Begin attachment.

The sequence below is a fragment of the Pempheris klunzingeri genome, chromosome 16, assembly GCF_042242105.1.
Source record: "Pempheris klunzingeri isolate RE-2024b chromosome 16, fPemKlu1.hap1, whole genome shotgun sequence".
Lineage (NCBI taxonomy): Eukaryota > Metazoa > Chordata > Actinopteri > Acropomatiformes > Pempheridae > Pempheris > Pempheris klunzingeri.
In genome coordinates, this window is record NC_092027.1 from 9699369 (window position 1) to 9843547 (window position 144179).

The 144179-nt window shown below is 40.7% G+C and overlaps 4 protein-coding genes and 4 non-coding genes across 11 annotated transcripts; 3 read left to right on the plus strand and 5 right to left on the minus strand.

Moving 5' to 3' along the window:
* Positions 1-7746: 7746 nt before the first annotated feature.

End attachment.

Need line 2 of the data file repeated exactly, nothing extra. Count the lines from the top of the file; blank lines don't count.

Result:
Source record: "Pempheris klunzingeri isolate RE-2024b chromosome 16, fPemKlu1.hap1, whole genome shotgun sequence".